Whose Work Is It Anyway? A Bridgeliner Reading List About Invisible Labor

The latest theme for our Bridgeliner Curiosity Club is “hidden work” (aka invisible labor). 

And with some help from you, our readers, we’ve put together a list of reading/watching/listening material to get us ready for next month’s dinner discussion.

We’re always open to more suggestions, but here’s what we have so far, broken down by theme:

The gender imbalance in invisible labor

It happens at work, it happens at home, it happens at school, and in every place in-between: Women are asked — or sometimes just expected — to do the unseen, unpaid work that keeps our homes, businesses, and other institutions running smoothly.

I’m a Great Cook. Now That I’m Divorced, I’m Never Making Dinner for a Man Again,” Glamour Magazine

What ‘Good’ Dads Get Away With,” The New York Times

All the Rage Isn’t About Moms Having It All — It’s About Moms Doing It All,” NPR

But it’s not just household chores and parenting duties that get an uneven split. 

Several readers sent us articles about how emotional labor — from remembering people’s birthdays to keeping track of the kids’ play schedules — is often the most invisible and inequitable work that happens in our homes.

Emotional Labor: The Invisible Work (Most) Women Do,” Dear Sugars

Women Aren’t Nags — We’re Just Fed Up,” Harper’s Bazaar

You Should’ve Asked,” a feminist comic by “Emma”

A Modest Proposal for a Fair Trade Emotional Labor Economy,” Bitch Media

And if you want to dive into some of the (healthy) controversy among feminists, check out this essay by Haley Swenson in Slate that argues that the term “emotional labor” is used so often now that it’s lost its original meaning.

Please Stop Calling Everything That Frustrates You Emotional Labor,” Slate

The modern-day slave economy

Slavery offiically ended in the United States more than 150 years ago, but there are still ways it persists in the shadows, especially for undocumented immigrants. 

A recent feature in The Atlantic told the story of “Lola,” a domestic servant in the Philippines who followed the Tizon family to America — but didn’t gain her freedom. 

Meanwhile, journalists have also highlighted the ways our criminal justice system functions as a modern-day slave economy, with inmates paid pennies per hour to do work that makes the state millions of dollars.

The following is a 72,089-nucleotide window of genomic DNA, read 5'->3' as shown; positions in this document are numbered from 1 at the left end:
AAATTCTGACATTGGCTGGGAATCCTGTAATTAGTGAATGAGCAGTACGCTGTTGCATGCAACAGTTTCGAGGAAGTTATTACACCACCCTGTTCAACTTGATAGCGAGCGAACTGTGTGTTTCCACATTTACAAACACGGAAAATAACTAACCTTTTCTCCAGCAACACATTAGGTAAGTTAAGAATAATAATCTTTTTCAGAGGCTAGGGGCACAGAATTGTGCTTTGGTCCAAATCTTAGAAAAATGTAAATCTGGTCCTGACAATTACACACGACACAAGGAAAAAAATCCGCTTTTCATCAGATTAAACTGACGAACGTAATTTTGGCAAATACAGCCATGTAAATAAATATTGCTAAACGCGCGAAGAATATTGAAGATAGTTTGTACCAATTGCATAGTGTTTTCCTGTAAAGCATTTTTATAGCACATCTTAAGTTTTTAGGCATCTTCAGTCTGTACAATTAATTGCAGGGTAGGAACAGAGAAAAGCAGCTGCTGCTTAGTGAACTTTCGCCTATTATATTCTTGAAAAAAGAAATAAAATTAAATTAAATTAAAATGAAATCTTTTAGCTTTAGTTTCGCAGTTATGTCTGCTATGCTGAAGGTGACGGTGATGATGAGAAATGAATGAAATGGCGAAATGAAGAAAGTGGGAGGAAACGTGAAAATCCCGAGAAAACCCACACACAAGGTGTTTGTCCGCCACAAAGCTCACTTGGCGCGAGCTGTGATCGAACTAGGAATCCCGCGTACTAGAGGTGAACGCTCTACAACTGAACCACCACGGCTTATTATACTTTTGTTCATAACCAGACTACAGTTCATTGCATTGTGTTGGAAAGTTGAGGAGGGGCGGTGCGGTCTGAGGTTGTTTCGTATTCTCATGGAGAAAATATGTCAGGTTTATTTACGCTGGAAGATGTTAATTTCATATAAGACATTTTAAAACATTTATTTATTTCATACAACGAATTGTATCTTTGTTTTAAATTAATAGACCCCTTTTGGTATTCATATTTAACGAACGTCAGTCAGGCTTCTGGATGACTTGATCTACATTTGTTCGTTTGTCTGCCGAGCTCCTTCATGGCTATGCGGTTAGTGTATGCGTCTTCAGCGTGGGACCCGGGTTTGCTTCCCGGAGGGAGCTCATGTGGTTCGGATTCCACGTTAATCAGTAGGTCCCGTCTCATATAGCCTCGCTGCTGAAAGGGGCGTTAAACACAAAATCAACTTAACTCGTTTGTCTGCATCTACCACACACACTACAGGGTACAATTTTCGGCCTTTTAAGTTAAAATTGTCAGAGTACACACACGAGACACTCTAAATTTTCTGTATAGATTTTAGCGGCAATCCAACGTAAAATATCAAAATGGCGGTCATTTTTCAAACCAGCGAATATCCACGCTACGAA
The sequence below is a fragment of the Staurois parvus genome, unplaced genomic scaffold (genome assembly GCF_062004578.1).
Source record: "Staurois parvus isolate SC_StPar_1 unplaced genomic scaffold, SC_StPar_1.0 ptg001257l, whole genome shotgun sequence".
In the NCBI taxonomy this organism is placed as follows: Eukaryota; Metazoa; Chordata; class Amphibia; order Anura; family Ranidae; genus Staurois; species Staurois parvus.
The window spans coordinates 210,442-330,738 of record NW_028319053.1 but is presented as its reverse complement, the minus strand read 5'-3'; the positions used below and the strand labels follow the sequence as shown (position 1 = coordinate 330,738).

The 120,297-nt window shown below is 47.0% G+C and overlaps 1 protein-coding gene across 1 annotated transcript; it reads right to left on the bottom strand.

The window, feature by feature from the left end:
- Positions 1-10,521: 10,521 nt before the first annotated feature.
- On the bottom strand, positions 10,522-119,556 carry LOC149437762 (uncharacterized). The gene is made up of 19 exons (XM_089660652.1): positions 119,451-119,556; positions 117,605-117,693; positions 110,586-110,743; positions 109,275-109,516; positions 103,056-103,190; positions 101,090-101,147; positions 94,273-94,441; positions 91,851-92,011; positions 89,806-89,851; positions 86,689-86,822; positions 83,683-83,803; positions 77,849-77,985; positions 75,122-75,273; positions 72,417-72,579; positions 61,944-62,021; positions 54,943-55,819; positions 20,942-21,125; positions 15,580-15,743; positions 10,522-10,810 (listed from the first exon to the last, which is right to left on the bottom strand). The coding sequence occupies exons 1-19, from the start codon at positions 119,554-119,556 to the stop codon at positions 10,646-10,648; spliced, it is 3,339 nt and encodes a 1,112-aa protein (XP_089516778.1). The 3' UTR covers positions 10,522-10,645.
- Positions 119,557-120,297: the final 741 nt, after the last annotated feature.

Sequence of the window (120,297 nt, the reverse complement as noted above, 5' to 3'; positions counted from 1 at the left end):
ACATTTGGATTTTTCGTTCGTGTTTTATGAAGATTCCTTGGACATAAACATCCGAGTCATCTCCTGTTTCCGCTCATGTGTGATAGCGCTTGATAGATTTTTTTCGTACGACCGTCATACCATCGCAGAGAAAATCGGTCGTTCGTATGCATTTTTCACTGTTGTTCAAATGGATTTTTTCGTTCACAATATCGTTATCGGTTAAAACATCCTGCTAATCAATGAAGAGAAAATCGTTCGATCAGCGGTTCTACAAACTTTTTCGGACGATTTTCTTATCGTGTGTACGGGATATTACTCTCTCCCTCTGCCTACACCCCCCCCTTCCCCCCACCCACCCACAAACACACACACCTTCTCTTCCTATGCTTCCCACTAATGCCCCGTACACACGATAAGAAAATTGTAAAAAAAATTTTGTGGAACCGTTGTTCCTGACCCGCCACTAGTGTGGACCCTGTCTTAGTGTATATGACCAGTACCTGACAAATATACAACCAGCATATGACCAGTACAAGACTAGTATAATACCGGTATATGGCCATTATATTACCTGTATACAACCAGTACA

My Family’s Slave,” The Atlantic

Exploiting black labor after the abolition of slavery,” The Conversation

The personal struggles we hide

“Hi, how are you?”

The boilerplate response to that boilerplate question is “I’m good, thank you.” But sometimes things really aren’t good. So why don’t we just say that? And what does it mean that some people can say that, and others can’t?

Why Suppressing Anger At Work Is Bad,” BBC

Keeping It Together In the Kitchen,” Racist Sandwich podcast

The case for (and against) universal basic income

One idea for compensating all this invisible labor that happens in our economy is to create a “universal basic income” — a flat-rate payment that every American adult gets, no questions asked. 

Democratic presidential candidate Andrew Yang has made this idea the centerpiece (or maybe the only piece?) of his campaign, but it’s not exactly a new concept, especially abroad, where countries like Finland are already putting it into practice.

The Finnish Experiment,” 99% Invisible

It’s Payback Time for Women,” The New York Times

Money for Nothing,” The New Republic

Alaska’s Universal Basic Income Problem,” Vox

Odds and ends

Some submissions don’t fit neatly into one category, but they’re creative and awesome enough  that we want to include them anyway. 

The Lowdown,” an episode of Live Wire that features Randy Belston talking about what it’s like to work in Portland’s sewer system.

Our Democracy’s Founding Ideals Were False When They Were Written. Black Americans Have Fought to Make Them True,” The 1619 Project in the New York Times Magazine

Summer in the City Is Hot, but Some Neighborhoods Suffer More,” The New York Times (about the hidden work done by trees to keep us cool)